Jewelry Design Books of Jaques and Marcus, 1890 to 1910

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Digitized Bling: Jewelry Design Books of Jaques and Marcus

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When you think of corporate archives, beautiful art is probably not the first thing to pop into your mind. But the eight volumes of custom jewelry design books from the firm of Jaques and Marcus, later Marcus and Co., ca. 1890 - ca. 1910, presented here are just that. The books contain pen and ink drawings of jewelry with wash and pigment coloration. Each design was custom-made for clients and the designs were later pasted into the volumes. Included are designs for brooches, pendants, hair ornaments, chains, and necklaces. The design books are an important source for researching the work of Jaques and Marcus, but also offer a wealth of inspiration.

The design books were given to the Dartmouth College Library in 1987 by Burton Elliott. Digitization was made possible with support from the Lifchez-Stronach Preservation Fund for the Thomas J. Watson Library, The Metropolitan Museum of Art. The original design books can be used in Rauner Special Collections Library by asking for Rauner Manuscript MS-674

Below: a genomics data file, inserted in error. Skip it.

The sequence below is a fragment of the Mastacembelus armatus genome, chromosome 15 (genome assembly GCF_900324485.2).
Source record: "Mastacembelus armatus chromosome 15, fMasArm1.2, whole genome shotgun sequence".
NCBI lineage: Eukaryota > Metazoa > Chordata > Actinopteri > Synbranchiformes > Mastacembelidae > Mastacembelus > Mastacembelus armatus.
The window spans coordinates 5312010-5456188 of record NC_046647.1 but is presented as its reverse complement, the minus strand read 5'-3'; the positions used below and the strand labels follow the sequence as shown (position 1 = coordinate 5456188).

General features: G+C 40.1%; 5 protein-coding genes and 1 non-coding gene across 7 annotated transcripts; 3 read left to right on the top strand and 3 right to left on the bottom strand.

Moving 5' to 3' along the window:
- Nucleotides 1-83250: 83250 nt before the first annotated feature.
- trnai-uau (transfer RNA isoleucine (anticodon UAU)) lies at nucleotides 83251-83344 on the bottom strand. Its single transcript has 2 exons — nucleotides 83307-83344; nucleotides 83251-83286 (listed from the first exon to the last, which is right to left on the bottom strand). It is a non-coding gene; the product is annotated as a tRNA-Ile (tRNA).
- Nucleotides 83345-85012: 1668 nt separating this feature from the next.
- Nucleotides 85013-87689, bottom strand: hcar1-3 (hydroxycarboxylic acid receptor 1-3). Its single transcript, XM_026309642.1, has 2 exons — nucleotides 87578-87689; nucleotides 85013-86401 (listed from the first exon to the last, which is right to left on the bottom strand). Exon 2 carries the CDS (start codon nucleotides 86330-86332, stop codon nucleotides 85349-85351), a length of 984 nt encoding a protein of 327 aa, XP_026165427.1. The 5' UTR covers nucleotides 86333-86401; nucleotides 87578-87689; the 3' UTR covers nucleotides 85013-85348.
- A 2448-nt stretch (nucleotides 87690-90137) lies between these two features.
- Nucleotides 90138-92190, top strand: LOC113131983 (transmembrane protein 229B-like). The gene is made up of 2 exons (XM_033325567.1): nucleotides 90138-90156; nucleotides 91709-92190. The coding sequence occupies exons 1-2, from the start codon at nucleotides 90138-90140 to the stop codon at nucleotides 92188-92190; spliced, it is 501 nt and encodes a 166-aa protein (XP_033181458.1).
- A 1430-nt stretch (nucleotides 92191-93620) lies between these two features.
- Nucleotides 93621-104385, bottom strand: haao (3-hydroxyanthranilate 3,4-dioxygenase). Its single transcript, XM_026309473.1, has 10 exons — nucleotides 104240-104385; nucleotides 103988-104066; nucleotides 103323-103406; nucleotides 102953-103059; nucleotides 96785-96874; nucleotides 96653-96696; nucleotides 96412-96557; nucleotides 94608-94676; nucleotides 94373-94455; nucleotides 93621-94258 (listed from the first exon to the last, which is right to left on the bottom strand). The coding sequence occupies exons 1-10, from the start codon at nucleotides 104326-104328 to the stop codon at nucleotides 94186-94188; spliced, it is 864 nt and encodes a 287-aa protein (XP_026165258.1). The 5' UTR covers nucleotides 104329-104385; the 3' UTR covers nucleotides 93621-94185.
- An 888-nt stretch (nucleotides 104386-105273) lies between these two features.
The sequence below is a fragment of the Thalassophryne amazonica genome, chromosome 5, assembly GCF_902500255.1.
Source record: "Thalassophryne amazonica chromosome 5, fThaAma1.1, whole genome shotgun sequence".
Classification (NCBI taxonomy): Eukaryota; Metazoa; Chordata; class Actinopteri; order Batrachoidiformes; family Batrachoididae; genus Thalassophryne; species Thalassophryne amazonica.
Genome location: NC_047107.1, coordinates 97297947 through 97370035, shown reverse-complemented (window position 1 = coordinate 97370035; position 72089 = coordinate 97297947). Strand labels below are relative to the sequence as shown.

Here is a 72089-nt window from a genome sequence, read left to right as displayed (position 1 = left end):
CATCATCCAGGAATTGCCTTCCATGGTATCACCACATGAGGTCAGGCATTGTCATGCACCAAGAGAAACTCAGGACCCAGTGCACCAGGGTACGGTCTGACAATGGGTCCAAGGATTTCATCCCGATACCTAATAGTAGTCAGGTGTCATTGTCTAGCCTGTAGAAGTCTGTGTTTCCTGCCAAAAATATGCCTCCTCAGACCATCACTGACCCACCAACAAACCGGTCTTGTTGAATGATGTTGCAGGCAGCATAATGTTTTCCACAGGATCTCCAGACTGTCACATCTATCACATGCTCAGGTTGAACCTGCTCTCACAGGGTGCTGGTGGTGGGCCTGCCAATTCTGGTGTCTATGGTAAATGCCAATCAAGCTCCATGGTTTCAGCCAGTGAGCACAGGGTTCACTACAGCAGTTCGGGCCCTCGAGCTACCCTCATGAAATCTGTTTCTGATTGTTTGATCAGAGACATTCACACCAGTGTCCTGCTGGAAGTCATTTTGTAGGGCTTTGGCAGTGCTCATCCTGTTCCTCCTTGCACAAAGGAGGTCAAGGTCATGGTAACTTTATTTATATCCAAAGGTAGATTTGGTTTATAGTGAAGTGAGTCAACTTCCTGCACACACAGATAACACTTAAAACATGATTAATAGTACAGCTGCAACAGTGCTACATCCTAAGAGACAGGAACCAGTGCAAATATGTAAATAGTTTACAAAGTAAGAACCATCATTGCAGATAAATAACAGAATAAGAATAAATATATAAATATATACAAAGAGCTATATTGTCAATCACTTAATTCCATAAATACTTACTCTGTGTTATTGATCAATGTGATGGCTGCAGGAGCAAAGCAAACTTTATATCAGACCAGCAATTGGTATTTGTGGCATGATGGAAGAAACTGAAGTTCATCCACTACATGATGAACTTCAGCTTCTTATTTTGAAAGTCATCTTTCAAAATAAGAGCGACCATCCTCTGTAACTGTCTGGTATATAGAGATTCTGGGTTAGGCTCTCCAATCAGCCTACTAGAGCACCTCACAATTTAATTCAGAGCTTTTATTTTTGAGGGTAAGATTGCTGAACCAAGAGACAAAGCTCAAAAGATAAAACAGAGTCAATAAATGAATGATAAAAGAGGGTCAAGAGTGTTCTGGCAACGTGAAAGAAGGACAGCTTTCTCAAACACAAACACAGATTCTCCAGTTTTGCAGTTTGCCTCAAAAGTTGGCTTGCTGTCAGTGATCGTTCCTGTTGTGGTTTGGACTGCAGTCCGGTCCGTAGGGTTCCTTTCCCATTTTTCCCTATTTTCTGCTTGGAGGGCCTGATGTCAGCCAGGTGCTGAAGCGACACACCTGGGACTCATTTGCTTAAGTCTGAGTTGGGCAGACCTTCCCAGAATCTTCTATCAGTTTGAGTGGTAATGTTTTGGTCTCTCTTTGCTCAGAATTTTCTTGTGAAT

For more information about the Jewelry Design Books of Jaques and Marcus contact Rauner Special Collections Library, 6065 Webster Hall, Hanover, NH 03755, USA, Phone: 603-646-0538, Email: rauner.special.collections.reference@dartmouth.edu, or visit our webpage: Rauner Special Collections Library.

Digital imaging by the Northeast Document Conservation Center (NEDCC)

More About the Collection

Carver Wees, Beth. 2016. "A gem of a discovery". Magazine Antiques 183, no. 6: 48. MasterFILE Elite, EBSCOhost (accessed April 5, 2017).

The article focuses on the jewelry design books of about 1890-1910 from the New York firm of Jaques and Marcus, donated to Dartmouth College in 1987 by alumnus Burton Elliott, who worked for the Marcus firm, along with his father, Edward Goldstein. Topics discussed include features of the collection included in the Rauner Special Collections Library at Dartmouth, and significance of the survival of the archive.

Rights Information

Copyright Undetermined

The copyright and related rights status of this material has been reviewed by the organization that has made the material available, but the organization was unable to make a conclusive determination as to the copyright status of the material. Please refer to Dartmouth Guidelines for Use, Rights and Permissions for more information. You are free to use this material in any way that is permitted by the copyright law that applies to your use.

DOI

https://doi.org/10.1349/ddlp.1961